Friday, September 04, 2009

Got To Love a Good Kids' Series

I happily had an excuse to go book shopping yesterday. Not that I need a genuine excuse to go book shopping, but it's really nice to pull books off the shelves, decide to purchase them and justify it as Necessary.

I'm trying very hard to turn my fourth grade son into a Reader (yes, with the capital R). Unlike his older sister, who consumes books the way I did when I was her age, he simply doesn't find the pleasure in curling up on the couch with a great book. I keep thinking maybe this is because he just hasn't found the right One yet.

Not that I haven't tried hard to bring home the right morsel to tempt him. Whenever he expresses any interest in a type of book or a specific series, I rush out and snatch up as much of it as I can. As a result, we have the full Captain Underpants collection (through 2007, anyway) and countless episodes from the My Weird School epoch. I had words with the sales staff at both my local Borders and Barnes & Noble when neither store stocked even a single Jake Maddox title. And I've been to the bookstore twice to return duplicate purchases of the Bones books because I can't remember which ones my son has and which he wants.

Unfortunately, however, my son seems to outgrow his interest in a particular series as quickly as he grows out of last year's jeans. Just when I think he may be hooked good and proper, he's got his nose stuck in a computer video game, dust a quarter inch thick on his pile of books.

As of this summer, two series have kept me from despairing that my son will never read anything more complex than poorly drawn superheroes with underwear for a uniform. Yesterday he sent me out with instructions to locate two Weenies titles he needs to complete his collection. He's also informed me that he expects me to take him to the bookstore the second the doors open on October 12 so that he can snatch up the next installment of the Diary of a Wimpy Kid saga. It's the first time ever he's actually been aware of an upcoming release date of a book - something even I had no concept of when I was his age. I'm so very proud.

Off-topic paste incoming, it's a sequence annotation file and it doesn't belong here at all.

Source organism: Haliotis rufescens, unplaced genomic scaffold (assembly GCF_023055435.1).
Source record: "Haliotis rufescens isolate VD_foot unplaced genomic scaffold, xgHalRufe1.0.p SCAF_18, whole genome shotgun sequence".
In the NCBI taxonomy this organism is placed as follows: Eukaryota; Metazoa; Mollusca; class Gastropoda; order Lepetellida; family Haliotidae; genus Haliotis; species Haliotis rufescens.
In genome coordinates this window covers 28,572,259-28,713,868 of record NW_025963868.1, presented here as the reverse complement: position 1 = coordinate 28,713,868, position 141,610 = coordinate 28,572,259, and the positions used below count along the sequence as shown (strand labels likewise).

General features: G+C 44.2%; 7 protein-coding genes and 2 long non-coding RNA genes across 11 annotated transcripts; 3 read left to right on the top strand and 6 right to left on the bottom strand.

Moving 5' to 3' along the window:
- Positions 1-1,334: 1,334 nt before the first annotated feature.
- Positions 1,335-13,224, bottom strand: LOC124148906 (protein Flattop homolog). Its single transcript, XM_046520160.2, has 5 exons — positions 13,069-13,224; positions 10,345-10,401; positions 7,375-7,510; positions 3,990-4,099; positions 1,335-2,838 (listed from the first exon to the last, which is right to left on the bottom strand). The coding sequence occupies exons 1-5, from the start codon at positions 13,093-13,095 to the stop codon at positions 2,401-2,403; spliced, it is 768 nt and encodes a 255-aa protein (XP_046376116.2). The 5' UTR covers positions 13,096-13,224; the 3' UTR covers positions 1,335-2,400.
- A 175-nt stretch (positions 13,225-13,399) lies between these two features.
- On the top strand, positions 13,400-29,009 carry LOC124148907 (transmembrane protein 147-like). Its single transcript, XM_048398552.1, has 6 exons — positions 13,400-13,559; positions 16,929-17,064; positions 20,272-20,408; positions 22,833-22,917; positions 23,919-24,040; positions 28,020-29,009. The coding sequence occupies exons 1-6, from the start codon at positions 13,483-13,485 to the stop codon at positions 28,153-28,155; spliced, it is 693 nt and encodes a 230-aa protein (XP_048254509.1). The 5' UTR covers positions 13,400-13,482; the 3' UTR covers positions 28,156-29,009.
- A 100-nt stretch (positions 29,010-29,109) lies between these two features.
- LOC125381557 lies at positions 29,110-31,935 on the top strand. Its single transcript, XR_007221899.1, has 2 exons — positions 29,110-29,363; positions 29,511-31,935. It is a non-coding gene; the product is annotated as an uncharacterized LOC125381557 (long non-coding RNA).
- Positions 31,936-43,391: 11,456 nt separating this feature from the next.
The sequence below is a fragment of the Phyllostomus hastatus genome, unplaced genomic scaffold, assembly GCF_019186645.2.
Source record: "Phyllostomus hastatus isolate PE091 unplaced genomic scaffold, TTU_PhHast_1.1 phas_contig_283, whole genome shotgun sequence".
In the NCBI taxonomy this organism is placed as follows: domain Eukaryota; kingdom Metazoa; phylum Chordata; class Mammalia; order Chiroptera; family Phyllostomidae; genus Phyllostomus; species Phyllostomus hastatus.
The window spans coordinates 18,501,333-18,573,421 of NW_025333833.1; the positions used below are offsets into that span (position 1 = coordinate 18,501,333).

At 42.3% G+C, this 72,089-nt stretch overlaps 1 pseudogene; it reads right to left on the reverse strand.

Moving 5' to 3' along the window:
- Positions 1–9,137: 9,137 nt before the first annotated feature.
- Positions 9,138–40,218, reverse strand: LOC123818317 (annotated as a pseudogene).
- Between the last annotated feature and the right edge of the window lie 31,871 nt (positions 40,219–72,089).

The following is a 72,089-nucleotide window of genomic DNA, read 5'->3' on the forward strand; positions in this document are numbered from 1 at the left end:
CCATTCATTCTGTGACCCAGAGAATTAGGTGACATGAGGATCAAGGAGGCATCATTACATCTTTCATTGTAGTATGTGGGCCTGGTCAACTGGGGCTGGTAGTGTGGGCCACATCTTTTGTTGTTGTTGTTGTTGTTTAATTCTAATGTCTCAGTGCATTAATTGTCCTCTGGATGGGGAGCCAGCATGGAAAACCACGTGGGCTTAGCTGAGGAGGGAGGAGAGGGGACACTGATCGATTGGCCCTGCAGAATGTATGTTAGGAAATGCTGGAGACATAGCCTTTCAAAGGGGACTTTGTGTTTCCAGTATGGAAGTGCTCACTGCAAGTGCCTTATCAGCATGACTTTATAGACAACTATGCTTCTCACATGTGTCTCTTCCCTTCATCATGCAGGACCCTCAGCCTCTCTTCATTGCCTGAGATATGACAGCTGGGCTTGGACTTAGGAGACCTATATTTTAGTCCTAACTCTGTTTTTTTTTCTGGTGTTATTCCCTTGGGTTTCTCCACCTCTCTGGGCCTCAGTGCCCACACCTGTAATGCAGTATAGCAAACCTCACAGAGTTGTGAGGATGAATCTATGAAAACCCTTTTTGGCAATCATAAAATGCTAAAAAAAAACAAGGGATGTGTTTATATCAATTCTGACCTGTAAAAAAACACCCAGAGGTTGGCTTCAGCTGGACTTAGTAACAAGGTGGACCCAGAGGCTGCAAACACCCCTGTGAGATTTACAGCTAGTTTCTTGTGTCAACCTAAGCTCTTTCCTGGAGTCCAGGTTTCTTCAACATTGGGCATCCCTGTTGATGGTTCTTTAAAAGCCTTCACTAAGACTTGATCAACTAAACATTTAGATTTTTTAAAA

While I was indulging his love of talking Weenies, I also picked up some books with a bit more heft. In our Illinois school system, a big deal is made every year of the books nominated for a Rebecca Caudill award. It's practically a right of passage when students hit the fourth grade and can begin voting for their favorites off the list of nominees. After completing a Caudill book, students can have their picture taken as they hold up the book, and the school librarian hangs the snapshots all over the library. There's some honor in having your face plastered on the walls as many times as possible. I think my daughter might hold some kind of record.

So in order to encourage my son to read books that have a better chance in opening his worldview, I scoured the list of nominees for 2010 to see which titles might appeal to him. His teacher had informed us she'd be reading three of the books aloud to the class although she didn't specify which ones, so there was a certain amount of gambling I needed to do. I crossed off the ones with girl protagonists. As much as I HATE promoting the concept that boys don't read books about girls, I need to do whatever I can to tempt my son. I begrudgingly admit I have a better chance force feeding him boy stories.

I discovered, happily, that the book I thought most likely to appeal to him - Jeremy Fink and the Meaning of Life by Wendy Mass - was the very book he'd selected himself for in-class quiet reading time, although he was convinced the title was actually "Keys" because of the picture of keys on the front cover. It wasn't until I pulled the book off the shelf at the store that I confirmed they were one in the same.

I ended up with The Wednesday Wars by Gary D. Schmidt and All the Lovely Bad Ones by Mary Downing Hahn. The second book came with the bonus of knowing my daughter had read and absolutely loved one of Hahn's other titles - The Old Willis House - so if my son took a pass, she'd probably want to read it. I should have guessed she's already read it (she has), and my son informed me that AtLBO is one of the three titles his teacher is reading out loud. I don't know if returning the book is worth it or if I could donate it to the school library.

I also picked up something I thought might tempt him because it's simply so off-the-wall. The Name of This Book Is a Secret caught my eye because I recognized the name of the author, Pseudonymous Bosch, from something I've read recently about character names. When I perused the book, it looked like a lot of fun. Plus, it's the first in a series, and I'm all for more of anything that works.